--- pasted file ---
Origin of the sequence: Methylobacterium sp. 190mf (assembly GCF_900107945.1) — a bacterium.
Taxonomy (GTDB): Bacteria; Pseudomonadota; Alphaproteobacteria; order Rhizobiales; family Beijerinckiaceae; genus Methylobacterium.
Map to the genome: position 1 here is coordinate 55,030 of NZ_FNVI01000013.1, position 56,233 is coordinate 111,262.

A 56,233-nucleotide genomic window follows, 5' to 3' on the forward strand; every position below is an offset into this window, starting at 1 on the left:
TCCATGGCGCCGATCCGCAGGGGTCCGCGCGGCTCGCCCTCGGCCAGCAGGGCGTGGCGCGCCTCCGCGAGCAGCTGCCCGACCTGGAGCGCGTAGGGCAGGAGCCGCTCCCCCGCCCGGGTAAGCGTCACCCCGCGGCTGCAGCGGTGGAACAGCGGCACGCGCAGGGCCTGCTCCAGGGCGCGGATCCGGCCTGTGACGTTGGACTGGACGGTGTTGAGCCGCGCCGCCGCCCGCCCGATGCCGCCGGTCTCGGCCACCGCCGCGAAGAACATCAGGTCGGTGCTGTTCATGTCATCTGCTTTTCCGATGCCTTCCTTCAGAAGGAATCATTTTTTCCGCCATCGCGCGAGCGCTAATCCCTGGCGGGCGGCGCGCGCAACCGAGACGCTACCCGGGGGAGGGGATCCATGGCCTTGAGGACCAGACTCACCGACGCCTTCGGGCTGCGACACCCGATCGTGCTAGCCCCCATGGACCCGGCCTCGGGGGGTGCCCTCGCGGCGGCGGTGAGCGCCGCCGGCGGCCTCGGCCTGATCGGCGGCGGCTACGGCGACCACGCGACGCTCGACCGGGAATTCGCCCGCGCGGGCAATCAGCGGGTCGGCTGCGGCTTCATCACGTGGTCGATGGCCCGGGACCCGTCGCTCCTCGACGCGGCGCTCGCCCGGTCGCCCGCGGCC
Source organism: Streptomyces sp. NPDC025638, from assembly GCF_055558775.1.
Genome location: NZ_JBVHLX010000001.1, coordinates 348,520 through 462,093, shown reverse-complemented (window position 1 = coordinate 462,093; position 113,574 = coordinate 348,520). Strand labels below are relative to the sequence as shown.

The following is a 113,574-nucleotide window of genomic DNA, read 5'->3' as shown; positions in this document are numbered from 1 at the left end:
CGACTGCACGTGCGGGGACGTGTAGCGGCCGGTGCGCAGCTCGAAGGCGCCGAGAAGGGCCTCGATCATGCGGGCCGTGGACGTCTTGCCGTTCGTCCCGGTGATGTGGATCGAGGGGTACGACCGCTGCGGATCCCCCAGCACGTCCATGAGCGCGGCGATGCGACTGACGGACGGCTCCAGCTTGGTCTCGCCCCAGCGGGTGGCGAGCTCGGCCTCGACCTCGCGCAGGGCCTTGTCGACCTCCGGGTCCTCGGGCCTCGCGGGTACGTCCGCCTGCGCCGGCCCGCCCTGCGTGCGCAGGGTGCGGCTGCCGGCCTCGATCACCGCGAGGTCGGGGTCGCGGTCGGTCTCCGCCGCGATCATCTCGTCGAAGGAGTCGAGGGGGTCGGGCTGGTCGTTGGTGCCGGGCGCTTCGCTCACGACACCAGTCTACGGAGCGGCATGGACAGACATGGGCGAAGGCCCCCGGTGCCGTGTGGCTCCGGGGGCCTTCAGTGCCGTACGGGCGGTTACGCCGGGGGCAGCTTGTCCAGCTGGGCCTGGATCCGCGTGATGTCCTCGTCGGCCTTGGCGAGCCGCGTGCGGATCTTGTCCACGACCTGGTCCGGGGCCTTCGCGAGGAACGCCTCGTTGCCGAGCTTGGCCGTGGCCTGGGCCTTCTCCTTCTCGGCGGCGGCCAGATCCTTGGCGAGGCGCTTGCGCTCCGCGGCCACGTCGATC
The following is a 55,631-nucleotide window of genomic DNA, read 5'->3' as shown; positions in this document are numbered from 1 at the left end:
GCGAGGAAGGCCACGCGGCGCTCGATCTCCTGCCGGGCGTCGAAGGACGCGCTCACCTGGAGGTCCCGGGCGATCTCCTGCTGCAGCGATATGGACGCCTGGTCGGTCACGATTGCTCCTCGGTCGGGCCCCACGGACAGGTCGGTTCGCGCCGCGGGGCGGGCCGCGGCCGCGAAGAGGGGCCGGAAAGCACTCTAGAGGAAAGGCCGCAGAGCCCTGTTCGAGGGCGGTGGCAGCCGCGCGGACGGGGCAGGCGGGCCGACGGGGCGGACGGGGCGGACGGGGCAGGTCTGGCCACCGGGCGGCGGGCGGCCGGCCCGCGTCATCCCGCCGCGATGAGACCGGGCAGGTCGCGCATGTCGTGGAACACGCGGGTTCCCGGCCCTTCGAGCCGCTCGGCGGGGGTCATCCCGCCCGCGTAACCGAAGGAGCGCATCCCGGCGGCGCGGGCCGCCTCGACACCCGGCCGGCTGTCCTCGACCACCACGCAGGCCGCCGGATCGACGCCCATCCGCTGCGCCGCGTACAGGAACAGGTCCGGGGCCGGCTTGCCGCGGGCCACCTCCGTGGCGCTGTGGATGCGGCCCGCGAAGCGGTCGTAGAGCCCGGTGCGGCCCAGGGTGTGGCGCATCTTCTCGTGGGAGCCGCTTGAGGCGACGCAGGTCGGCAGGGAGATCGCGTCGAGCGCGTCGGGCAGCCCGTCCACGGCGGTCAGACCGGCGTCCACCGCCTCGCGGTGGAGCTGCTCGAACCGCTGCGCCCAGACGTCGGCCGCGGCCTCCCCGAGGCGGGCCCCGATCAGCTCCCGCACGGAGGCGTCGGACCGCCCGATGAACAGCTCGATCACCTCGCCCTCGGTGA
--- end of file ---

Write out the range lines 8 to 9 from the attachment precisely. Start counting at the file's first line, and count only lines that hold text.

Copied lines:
The following is a 113,574-nucleotide window of genomic DNA, read 5'->3' as shown; positions in this document are numbered from 1 at the left end:
CGACTGCACGTGCGGGGACGTGTAGCGGCCGGTGCGCAGCTCGAAGGCGCCGAGAAGGGCCTCGATCATGCGGGCCGTGGACGTCTTGCCGTTCGTCCCGGTGATGTGGATCGAGGGGTACGACCGCTGCGGATCCCCCAGCACGTCCATGAGCGCGGCGATGCGACTGACGGACGGCTCCAGCTTGGTCTCGCCCCAGCGGGTGGCGAGCTCGGCCTCGACCTCGCGCAGGGCCTTGTCGACCTCCGGGTCCTCGGGCCTCGCGGGTACGTCCGCCTGCGCCGGCCCGCCCTGCGTGCGCAGGGTGCGGCTGCCGGCCTCGATCACCGCGAGGTCGGGGTCGCGGTCGGTCTCCGCCGCGATCATCTCGTCGAAGGAGTCGAGGGGGTCGGGCTGGTCGTTGGTGCCGGGCGCTTCGCTCACGACACCAGTCTACGGAGCGGCATGGACAGACATGGGCGAAGGCCCCCGGTGCCGTGTGGCTCCGGGGGCCTTCAGTGCCGTACGGGCGGTTACGCCGGGGGCAGCTTGTCCAGCTGGGCCTGGATCCGCGTGATGTCCTCGTCGGCCTTGGCGAGCCGCGTGCGGATCTTGTCCACGACCTGGTCCGGGGCCTTCGCGAGGAACGCCTCGTTGCCGAGCTTGGCCGTGGCCTGGGCCTTCTCCTTCTCGGCGGCGGCCAGATCCTTGGCGAGGCGCTTGCGCTCCGCGGCCACGTCGATC